Imagine a steamy, old growth forest in a wild, uncharted mountain valley of Indonesia circa 1620. Dutch colonial shipbuilders and their teams of craftsmen hacking through thick, tropical jungle bush searching for just the right old growth Teak trees to build a ship impervious to water, wear and the passage of time. These shipwrights would have found massive hundred-year-old trees, covered with fragrant, delicate white flowers, and large fuzzy green leaves. Once the trees were harvested, removed from the dense forest floor and the building process began, the fresh cut yellow hues of the aromatic timbers would begin to slowly transform to rich tobacco brown patters of both dark and lightly colored swirls. Once completed, these ships would be used by generations of merchants, fishermen, and travelers circling the world’s oceans and eventually, after a long life at sea, find their way to us to be repurposed and reimaged and then start their new journey as part of your home.
As a building material, Teak speaks to us of far-off exotic islands, deep history and ancient cultures. Long prized for its durability, water resistance and material lifespan for not only shipbuilding but also for use in homes, industrial buildings, bridges, decking, and furniture. It is not uncommon in South-East Asia to find teak used in centuries old temples that have been in continuous use for upwards of eight hundred years, so as a building material its longevity is as legendary as its versatility.
While Teak has been used in Indonesian construction and shipbuilding throughout history, it was never as sought after or industrialized in its harvesting until the Dutch began to colonize the region in the late 1590’s with the arrival of Cornelius de Houtman’s first expedition into the area. Throughout the era of the Dutch colonial empire, Indonesia played a vital strategic role as well as a main shipping hub for the massive, government directed, Dutch East India Company also known as Vereenigde Oost-IndischeCompagnie or V.O.C, the world’s first mega-corporation which is still believed to be the largest company to have ever existed. The Dutch ruled and or had influence over the region from the foundation of the Dutch East India Company in 1602 up until 1949 when Indonesia finally gained its independence from foreign rule.
One of the many resources the Dutch prized in their conquest of Indonesia was Teak. With their vast seafaring, shipping, and Naval needs, the Dutch found an invaluable resource and strategic advantage in the use of old-growth Teak to build their ships as well as bridges and colonial buildings for export of spices and textiles, warehouses for storage of goods, governmental operations, and housing. As a resource Teak allowed the Dutch to build better, longer lasting ships as well as decomposition resistant infrastructure support buildings throughout the tropics, enabling them to support their empirical expansion and many trade and land wars over their nearly four-hundred-year era as a colonial world power.
As the Dutch empire faded and the post-WWII era began with an independent Indonesia, the region was left with many outdated colonial buildings, shipping ports, factories, schools, and now abandoned houses left behind by the Dutch with no-one to use or maintain the structures. When these building began to be slated for demolition as Indonesia began to define its own future, a new local industry began to emerge with the reclamation of Teak from these structures.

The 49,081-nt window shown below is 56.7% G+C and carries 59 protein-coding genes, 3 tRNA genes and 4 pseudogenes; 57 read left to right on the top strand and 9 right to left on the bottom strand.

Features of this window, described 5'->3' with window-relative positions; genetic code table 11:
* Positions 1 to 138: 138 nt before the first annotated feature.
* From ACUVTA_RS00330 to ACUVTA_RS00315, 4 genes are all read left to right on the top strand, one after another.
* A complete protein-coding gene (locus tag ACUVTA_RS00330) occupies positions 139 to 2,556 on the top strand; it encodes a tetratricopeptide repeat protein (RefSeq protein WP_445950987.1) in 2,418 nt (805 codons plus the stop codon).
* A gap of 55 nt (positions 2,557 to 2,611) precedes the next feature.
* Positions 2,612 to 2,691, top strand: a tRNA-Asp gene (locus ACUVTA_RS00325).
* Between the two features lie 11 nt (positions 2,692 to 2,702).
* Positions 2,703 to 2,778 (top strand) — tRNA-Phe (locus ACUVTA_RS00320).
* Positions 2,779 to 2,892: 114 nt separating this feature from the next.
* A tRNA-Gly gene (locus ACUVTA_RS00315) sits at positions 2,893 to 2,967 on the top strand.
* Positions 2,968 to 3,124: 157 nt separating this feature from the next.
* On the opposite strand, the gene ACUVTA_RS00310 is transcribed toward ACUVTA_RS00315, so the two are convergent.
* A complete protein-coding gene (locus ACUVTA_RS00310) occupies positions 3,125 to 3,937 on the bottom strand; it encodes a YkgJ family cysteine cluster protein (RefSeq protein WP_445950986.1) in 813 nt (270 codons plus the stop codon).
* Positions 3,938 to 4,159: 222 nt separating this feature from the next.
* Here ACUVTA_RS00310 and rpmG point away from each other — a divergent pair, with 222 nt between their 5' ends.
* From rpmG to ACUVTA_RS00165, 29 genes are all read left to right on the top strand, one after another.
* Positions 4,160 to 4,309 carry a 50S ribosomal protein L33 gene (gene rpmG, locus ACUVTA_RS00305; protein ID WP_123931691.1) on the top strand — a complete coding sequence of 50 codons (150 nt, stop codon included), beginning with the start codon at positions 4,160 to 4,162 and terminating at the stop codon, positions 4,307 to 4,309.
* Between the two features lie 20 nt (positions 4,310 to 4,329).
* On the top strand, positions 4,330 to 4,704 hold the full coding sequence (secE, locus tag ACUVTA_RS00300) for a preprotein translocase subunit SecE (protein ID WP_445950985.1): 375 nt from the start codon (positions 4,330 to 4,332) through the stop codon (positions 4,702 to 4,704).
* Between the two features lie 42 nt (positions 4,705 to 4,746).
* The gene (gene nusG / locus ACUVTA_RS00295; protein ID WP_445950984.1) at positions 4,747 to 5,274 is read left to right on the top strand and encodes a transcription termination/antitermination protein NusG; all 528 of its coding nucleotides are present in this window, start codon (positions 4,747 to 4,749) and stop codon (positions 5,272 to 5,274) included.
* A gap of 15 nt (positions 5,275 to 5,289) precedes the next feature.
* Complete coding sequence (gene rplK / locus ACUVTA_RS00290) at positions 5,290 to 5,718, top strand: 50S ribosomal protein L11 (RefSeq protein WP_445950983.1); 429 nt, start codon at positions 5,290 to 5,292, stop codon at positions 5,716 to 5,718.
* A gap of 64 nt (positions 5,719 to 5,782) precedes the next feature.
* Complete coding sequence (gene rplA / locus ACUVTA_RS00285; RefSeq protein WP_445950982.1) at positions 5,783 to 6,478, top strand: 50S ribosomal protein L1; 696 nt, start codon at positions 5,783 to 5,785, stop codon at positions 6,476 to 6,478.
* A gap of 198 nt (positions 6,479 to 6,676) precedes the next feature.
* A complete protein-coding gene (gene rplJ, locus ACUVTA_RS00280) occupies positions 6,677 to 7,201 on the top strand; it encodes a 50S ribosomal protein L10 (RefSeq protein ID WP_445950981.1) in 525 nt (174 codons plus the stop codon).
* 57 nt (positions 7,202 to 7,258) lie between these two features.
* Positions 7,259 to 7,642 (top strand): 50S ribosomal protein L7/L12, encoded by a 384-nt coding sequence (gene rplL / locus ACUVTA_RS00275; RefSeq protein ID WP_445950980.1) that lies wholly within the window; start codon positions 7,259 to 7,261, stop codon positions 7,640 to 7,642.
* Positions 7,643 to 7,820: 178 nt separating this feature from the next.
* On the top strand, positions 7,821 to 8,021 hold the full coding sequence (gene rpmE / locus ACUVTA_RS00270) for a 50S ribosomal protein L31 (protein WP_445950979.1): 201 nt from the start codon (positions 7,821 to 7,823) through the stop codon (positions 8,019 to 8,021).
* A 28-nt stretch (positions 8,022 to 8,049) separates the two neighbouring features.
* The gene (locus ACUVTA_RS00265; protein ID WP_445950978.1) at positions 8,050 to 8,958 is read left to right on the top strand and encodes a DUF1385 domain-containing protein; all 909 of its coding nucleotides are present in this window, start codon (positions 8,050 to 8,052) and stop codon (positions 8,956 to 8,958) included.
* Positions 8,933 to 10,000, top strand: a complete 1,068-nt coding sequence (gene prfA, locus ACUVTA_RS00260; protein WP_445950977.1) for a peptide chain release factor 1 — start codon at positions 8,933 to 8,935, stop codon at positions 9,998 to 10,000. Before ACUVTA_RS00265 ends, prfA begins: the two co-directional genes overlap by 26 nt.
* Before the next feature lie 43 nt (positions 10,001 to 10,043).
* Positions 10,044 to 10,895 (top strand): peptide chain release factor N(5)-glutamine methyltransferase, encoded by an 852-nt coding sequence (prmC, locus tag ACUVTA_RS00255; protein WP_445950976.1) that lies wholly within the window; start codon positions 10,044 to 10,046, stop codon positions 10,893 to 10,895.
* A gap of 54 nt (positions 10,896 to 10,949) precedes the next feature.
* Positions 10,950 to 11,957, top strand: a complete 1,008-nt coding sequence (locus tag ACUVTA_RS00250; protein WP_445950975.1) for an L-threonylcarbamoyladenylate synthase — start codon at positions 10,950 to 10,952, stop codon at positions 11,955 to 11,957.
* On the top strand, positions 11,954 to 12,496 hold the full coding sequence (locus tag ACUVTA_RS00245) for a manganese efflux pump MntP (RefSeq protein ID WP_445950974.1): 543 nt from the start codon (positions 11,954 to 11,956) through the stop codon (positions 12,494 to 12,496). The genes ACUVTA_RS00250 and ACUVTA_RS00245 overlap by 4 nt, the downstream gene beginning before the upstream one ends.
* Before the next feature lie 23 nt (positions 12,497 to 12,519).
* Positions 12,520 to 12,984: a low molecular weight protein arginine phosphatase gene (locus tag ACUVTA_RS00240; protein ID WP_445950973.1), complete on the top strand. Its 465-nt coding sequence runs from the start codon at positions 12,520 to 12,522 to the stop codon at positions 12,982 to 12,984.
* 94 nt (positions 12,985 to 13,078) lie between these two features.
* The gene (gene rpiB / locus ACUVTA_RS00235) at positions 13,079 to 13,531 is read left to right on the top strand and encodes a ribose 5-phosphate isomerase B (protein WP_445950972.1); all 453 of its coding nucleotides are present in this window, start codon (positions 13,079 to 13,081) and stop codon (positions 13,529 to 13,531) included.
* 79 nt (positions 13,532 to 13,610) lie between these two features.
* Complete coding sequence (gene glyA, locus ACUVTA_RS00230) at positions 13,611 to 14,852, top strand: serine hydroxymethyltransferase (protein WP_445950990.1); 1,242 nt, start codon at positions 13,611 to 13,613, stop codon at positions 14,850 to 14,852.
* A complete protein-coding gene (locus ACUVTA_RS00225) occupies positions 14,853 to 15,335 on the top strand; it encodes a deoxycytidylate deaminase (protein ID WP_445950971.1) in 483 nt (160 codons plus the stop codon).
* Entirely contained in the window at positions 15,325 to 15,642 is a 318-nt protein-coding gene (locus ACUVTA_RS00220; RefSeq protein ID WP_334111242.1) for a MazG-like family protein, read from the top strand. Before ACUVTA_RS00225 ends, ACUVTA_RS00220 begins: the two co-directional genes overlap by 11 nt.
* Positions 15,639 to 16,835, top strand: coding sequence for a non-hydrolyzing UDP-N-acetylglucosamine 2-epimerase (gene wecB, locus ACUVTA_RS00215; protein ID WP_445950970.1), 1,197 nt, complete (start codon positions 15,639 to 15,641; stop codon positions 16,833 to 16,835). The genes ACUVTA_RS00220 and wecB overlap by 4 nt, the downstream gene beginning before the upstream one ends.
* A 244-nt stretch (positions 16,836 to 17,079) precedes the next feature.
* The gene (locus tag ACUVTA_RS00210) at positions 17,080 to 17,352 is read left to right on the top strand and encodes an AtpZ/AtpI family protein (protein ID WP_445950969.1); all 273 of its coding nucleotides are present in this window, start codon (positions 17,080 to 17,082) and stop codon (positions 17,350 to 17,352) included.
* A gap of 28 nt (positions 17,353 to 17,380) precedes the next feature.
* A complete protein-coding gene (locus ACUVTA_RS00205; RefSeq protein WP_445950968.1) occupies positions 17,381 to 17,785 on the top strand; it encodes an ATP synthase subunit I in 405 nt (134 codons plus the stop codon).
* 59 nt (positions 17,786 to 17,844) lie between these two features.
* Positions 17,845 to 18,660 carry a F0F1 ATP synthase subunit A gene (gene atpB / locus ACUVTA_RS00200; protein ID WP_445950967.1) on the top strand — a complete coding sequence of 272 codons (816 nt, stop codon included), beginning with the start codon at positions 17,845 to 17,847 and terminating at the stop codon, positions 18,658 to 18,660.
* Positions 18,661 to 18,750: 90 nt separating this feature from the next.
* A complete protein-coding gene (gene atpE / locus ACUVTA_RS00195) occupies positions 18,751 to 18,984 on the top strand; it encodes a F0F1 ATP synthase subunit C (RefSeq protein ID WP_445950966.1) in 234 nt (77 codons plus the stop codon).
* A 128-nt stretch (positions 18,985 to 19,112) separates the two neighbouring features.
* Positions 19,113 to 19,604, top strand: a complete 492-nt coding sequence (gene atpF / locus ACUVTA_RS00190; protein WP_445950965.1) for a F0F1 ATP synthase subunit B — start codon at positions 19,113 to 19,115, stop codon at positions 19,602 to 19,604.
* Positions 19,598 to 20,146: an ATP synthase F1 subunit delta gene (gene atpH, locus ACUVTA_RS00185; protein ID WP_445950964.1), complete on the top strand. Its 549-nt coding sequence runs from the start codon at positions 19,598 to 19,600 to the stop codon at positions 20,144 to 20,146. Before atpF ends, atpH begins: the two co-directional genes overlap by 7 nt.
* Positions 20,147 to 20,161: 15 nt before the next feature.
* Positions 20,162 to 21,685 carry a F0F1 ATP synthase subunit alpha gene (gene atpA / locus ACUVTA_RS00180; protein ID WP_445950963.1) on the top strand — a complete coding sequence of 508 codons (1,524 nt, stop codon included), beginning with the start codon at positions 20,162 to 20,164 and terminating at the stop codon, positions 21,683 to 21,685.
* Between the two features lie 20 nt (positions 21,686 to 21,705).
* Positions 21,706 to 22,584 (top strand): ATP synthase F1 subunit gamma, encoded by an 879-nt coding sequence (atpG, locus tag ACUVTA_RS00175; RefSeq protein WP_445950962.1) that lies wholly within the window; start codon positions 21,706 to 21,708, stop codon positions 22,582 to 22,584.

At first as these boats, buildings and other structures were being torn down and disassembled the timbers would be taken to landfills and left to rot, but local entrepreneurs quickly realized that they were missing an opportunity with the old-growth Teak that was going to waste. Teak as a material for modern high-end building components, flooring, decking, siding, and furniture has been in demand throughout much of the 1900’s and into the 2000’s and as a result an industry of quick farmed Teak has risen to meet global manufacturing demands, but this has proven to be problematic in a number of ways.
Plantation grown Teak is quicky harvested and is greener, softer and weaker than the old-growth Teak used by the Dutch. To make matters worse, countries like Myanmar (formerly Burma) where many of the new Teak plantations exist have a track record of human rights violations and unsustainable farming and logging practices. Old-growth Teak forests are also extremely rare, so harvesting of living old-growth Teak is widely prohibited or protected. The old-growth Teak that is still harvested in parts of the world is done so unsustainably and in most cases is a contributing factor to deforestation in the area.
Fortunately, the modern reclaiming and repurposing of the Teak left behind by Dutch colonialism in the buildings that still remain in Indonesia is a sustainable green practice, done so ethically and with close attention paid to the human cost of the process. Reclaimed Teak products can be FSC Chain-of-Custody certified to ensures that every step of the reclamation process is verified and traceable to its source, giving new life to the old timbers as well as much-needed income to the people of Indonesia.
Choosing Teak as a material for your next project is making a choice to be different, to present an image of worldly sophistication and choosing responsibly sourced and sustainably reclaimed Teak says something more, it says that you care. Our reclaimed Teak is non-Burmese in origin and recycled only from existing structures throughout Indonesia. We also give back a percentage of every Teak sale by donating to the Borneo Project whose mission is to end the habitat loss of the indigenous people of Indonesia through community-led efforts to prevent deforestation, create sustainable livelihoods, and support human rights initiatives in Malaysian Borneo.
For more information visit: The Borneo Project